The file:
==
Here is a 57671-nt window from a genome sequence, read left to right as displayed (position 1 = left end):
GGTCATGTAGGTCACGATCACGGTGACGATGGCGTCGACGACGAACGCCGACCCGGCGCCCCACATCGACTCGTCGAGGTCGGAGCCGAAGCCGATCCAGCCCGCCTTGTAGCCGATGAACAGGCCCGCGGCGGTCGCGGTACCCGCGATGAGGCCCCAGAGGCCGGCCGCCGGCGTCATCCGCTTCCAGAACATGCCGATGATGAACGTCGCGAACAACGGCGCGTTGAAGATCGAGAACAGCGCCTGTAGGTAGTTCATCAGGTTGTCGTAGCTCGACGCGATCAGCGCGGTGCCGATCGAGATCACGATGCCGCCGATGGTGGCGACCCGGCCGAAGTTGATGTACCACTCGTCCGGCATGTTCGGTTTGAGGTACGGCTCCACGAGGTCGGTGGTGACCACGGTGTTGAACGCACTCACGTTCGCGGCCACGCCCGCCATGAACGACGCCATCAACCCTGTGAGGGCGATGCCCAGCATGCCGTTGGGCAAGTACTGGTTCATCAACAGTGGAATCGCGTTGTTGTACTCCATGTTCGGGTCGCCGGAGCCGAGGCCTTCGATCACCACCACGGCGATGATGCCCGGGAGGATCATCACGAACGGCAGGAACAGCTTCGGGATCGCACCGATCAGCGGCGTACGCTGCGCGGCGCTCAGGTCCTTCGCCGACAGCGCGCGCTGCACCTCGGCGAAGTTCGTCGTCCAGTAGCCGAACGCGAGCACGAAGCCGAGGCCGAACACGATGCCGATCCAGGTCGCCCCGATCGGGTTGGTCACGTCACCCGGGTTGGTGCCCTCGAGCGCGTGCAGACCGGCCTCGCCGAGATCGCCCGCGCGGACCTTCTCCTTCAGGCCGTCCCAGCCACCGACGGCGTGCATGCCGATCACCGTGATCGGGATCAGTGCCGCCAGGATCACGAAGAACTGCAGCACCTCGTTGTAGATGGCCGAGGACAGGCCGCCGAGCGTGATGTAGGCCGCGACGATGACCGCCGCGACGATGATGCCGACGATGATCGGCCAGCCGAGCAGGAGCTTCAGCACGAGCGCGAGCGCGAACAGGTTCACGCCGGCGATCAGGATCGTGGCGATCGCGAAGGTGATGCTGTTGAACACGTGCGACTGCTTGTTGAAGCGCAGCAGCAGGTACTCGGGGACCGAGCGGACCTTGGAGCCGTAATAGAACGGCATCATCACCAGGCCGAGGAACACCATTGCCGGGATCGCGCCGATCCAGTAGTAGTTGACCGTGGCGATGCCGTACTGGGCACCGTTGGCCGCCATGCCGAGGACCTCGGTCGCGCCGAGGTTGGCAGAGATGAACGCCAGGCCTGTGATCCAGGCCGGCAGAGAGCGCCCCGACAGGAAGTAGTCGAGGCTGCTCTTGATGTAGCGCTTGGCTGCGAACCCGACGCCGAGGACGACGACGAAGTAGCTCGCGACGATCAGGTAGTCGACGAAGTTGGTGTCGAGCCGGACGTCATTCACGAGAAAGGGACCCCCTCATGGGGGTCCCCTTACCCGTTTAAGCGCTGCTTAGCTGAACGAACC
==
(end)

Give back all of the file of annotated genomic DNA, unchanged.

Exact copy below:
Here is a 57671-nt window from a genome sequence, read left to right as displayed (position 1 = left end):
GGTCATGTAGGTCACGATCACGGTGACGATGGCGTCGACGACGAACGCCGACCCGGCGCCCCACATCGACTCGTCGAGGTCGGAGCCGAAGCCGATCCAGCCCGCCTTGTAGCCGATGAACAGGCCCGCGGCGGTCGCGGTACCCGCGATGAGGCCCCAGAGGCCGGCCGCCGGCGTCATCCGCTTCCAGAACATGCCGATGATGAACGTCGCGAACAACGGCGCGTTGAAGATCGAGAACAGCGCCTGTAGGTAGTTCATCAGGTTGTCGTAGCTCGACGCGATCAGCGCGGTGCCGATCGAGATCACGATGCCGCCGATGGTGGCGACCCGGCCGAAGTTGATGTACCACTCGTCCGGCATGTTCGGTTTGAGGTACGGCTCCACGAGGTCGGTGGTGACCACGGTGTTGAACGCACTCACGTTCGCGGCCACGCCCGCCATGAACGACGCCATCAACCCTGTGAGGGCGATGCCCAGCATGCCGTTGGGCAAGTACTGGTTCATCAACAGTGGAATCGCGTTGTTGTACTCCATGTTCGGGTCGCCGGAGCCGAGGCCTTCGATCACCACCACGGCGATGATGCCCGGGAGGATCATCACGAACGGCAGGAACAGCTTCGGGATCGCACCGATCAGCGGCGTACGCTGCGCGGCGCTCAGGTCCTTCGCCGACAGCGCGCGCTGCACCTCGGCGAAGTTCGTCGTCCAGTAGCCGAACGCGAGCACGAAGCCGAGGCCGAACACGATGCCGATCCAGGTCGCCCCGATCGGGTTGGTCACGTCACCCGGGTTGGTGCCCTCGAGCGCGTGCAGACCGGCCTCGCCGAGATCGCCCGCGCGGACCTTCTCCTTCAGGCCGTCCCAGCCACCGACGGCGTGCATGCCGATCACCGTGATCGGGATCAGTGCCGCCAGGATCACGAAGAACTGCAGCACCTCGTTGTAGATGGCCGAGGACAGGCCGCCGAGCGTGATGTAGGCCGCGACGATGACCGCCGCGACGATGATGCCGACGATGATCGGCCAGCCGAGCAGGAGCTTCAGCACGAGCGCGAGCGCGAACAGGTTCACGCCGGCGATCAGGATCGTGGCGATCGCGAAGGTGATGCTGTTGAACACGTGCGACTGCTTGTTGAAGCGCAGCAGCAGGTACTCGGGGACCGAGCGGACCTTGGAGCCGTAATAGAACGGCATCATCACCAGGCCGAGGAACACCATTGCCGGGATCGCGCCGATCCAGTAGTAGTTGACCGTGGCGATGCCGTACTGGGCACCGTTGGCCGCCATGCCGAGGACCTCGGTCGCGCCGAGGTTGGCAGAGATGAACGCCAGGCCTGTGATCCAGGCCGGCAGAGAGCGCCCCGACAGGAAGTAGTCGAGGCTGCTCTTGATGTAGCGCTTGGCTGCGAACCCGACGCCGAGGACGACGACGAAGTAGCTCGCGACGATCAGGTAGTCGACGAAGTTGGTGTCGAGCCGGACGTCATTCACGAGAAAGGGACCCCCTCATGGGGGTCCCCTTACCCGTTTAAGCGCTGCTTAGCTGAACGAACC